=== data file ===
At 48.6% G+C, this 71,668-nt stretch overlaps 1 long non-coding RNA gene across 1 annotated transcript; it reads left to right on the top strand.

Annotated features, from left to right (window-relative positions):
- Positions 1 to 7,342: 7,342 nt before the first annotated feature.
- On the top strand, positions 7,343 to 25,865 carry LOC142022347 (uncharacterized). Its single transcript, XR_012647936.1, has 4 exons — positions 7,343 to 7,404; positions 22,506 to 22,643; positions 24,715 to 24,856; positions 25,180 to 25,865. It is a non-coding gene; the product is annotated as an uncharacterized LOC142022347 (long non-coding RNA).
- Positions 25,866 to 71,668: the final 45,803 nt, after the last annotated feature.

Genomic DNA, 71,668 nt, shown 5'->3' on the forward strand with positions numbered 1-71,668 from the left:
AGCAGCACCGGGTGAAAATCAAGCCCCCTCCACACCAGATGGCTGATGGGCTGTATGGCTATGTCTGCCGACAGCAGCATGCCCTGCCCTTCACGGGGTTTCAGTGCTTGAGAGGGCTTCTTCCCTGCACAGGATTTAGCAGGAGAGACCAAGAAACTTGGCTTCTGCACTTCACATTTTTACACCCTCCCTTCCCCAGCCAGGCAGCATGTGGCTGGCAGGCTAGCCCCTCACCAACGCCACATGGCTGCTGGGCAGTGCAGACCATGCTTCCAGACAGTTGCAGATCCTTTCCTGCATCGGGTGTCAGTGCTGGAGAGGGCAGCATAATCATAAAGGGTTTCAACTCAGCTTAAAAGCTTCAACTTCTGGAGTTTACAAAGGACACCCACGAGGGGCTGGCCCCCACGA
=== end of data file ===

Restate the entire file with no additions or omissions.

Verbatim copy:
At 48.6% G+C, this 71,668-nt stretch overlaps 1 long non-coding RNA gene across 1 annotated transcript; it reads left to right on the top strand.

Annotated features, from left to right (window-relative positions):
- Positions 1 to 7,342: 7,342 nt before the first annotated feature.
- On the top strand, positions 7,343 to 25,865 carry LOC142022347 (uncharacterized). Its single transcript, XR_012647936.1, has 4 exons — positions 7,343 to 7,404; positions 22,506 to 22,643; positions 24,715 to 24,856; positions 25,180 to 25,865. It is a non-coding gene; the product is annotated as an uncharacterized LOC142022347 (long non-coding RNA).
- Positions 25,866 to 71,668: the final 45,803 nt, after the last annotated feature.

Genomic DNA, 71,668 nt, shown 5'->3' on the forward strand with positions numbered 1-71,668 from the left:
AGCAGCACCGGGTGAAAATCAAGCCCCCTCCACACCAGATGGCTGATGGGCTGTATGGCTATGTCTGCCGACAGCAGCATGCCCTGCCCTTCACGGGGTTTCAGTGCTTGAGAGGGCTTCTTCCCTGCACAGGATTTAGCAGGAGAGACCAAGAAACTTGGCTTCTGCACTTCACATTTTTACACCCTCCCTTCCCCAGCCAGGCAGCATGTGGCTGGCAGGCTAGCCCCTCACCAACGCCACATGGCTGCTGGGCAGTGCAGACCATGCTTCCAGACAGTTGCAGATCCTTTCCTGCATCGGGTGTCAGTGCTGGAGAGGGCAGCATAATCATAAAGGGTTTCAACTCAGCTTAAAAGCTTCAACTTCTGGAGTTTACAAAGGACACCCACGAGGGGCTGGCCCCCACGA